Ford on Wednesday announced a shakeup in production plans for future electric and self-driving cars.
Under the latest plans, the Flat Rock Assembly Plant south of Detroit will become a production hub for Ford's electric cars, though the site will also continue to build Mustangs—including a seventh-generation Mustang expected in 2021.
EVs to be built at the Flat Rock plant will be next-generation designs based on a new modular platform. These will follow the much-hyped, Mustang-inspired electric SUV due in 2020, which Ford will build at its plant in Cuautitlan, Mexico.
2020 Ford electric SUV teaser
To accommodate the future production at the Flat Rock plant, Ford will invest more than $850 million through 2023 and add a second shift, with the efforts expected to result in close to 900 new jobs. The investment is part of an $11.1 billion package Ford is spending to electrify its lineup worldwide.
Under the original plans announced in 2017, Ford was going to build the Mustang-inspired electric SUV, the next-gen EVs, and self-driving cars at the Flat Rock plant. Ford said the shakeup is due to an expected increase in demand for EVs in the coming years.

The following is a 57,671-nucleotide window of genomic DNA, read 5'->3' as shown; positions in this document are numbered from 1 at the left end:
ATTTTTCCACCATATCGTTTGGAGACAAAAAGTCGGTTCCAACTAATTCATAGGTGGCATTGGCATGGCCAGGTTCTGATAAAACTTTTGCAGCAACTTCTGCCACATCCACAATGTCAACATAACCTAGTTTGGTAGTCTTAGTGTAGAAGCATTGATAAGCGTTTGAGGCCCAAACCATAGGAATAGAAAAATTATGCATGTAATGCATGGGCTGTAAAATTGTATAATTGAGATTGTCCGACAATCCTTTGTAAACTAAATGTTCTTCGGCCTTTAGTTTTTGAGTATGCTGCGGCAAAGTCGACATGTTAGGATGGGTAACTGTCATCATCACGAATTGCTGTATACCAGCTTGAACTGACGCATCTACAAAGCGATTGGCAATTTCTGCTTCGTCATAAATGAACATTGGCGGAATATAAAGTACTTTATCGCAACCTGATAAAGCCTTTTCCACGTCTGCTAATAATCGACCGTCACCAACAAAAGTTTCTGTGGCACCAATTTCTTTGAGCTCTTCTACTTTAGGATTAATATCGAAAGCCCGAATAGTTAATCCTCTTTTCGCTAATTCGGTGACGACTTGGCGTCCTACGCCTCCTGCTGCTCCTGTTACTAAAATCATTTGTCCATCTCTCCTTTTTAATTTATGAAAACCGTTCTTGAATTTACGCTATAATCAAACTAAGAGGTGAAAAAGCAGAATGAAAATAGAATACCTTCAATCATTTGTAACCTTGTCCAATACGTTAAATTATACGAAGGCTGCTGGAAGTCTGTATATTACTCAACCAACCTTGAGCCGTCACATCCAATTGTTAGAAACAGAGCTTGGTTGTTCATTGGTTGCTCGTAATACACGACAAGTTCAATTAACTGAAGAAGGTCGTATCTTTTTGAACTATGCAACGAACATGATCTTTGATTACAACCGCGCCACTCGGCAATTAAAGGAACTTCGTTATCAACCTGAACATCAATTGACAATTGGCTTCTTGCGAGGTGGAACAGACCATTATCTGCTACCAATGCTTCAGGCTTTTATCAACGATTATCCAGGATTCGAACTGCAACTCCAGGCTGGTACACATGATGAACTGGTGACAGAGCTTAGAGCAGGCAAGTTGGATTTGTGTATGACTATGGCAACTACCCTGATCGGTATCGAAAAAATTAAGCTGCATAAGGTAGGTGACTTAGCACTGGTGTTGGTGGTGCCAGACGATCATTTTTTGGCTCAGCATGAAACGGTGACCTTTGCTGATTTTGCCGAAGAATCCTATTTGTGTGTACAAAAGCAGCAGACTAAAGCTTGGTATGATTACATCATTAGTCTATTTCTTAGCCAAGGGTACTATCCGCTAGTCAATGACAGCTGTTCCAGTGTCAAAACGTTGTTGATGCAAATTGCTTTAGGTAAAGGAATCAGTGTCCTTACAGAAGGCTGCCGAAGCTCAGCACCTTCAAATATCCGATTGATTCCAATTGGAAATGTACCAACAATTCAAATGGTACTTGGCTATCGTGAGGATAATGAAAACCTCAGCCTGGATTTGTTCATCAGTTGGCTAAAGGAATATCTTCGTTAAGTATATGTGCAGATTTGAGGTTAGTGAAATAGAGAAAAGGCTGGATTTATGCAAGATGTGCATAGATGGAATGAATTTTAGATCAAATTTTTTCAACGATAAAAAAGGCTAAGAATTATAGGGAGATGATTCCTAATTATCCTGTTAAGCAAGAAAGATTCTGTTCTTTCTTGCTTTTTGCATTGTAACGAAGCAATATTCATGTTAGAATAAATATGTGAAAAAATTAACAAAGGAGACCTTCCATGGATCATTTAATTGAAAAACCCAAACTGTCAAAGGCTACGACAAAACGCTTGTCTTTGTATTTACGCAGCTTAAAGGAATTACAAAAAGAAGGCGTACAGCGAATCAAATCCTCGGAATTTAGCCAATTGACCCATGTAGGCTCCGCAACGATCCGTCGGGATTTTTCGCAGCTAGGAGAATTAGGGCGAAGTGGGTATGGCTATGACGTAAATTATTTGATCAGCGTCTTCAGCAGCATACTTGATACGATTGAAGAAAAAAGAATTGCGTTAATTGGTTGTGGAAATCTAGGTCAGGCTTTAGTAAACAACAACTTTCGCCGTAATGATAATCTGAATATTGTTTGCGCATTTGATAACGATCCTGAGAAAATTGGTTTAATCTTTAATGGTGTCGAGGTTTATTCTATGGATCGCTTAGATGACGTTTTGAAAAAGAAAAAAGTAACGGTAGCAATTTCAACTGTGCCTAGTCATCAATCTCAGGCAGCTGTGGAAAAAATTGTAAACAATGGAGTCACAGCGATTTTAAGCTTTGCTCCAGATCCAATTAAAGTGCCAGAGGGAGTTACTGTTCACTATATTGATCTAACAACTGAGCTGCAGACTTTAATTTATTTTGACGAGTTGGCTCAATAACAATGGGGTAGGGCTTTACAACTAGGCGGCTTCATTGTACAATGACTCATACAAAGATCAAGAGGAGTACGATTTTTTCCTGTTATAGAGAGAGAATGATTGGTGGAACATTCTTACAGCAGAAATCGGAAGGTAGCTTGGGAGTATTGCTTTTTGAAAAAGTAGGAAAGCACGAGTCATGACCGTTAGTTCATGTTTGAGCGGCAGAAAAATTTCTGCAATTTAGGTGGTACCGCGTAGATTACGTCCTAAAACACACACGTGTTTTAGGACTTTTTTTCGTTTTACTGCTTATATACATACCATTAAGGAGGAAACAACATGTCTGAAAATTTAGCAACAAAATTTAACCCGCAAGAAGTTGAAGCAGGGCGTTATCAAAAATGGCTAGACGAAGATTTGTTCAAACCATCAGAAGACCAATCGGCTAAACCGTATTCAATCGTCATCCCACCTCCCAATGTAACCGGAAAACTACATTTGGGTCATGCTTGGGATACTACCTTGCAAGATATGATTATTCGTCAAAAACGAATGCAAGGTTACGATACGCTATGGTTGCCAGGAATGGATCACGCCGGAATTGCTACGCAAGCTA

“We’ve taken a fresh look at the growth rates of electrified vehicles and know we need to protect additional production capacity given our accelerated plans for fully electric vehicles,” Joe Hinrichs, Ford’s president of global operations, explained.
Ford self-driving cars in Washington DC
Ford's first self-driving cars will enter production in 2021. The automaker said these will be hybrid vehicles sourced from a plant in Southeast Michigan, with their self-driving systems and unique interiors consisting of no steering wheel or pedals to be installed at a dedicated center.
These won't be sold to the public but rather used in commercial services aimed at moving people and goods. Why? Because they'll feature Level 4 self-driving capability, which eliminates the need for a driver, but the car is limited to where it can go. You need to reach Level 5 for there to be no driver and be able to also go anywhere. Ford estimates that Level 5 capability won't be ready until the middle of the next decade.
Finally, Ford also announced Wednesday that a next-generation Transit Connect will be built at its plant in Hermosillo, Mexico. The new commercial van is due in 2021.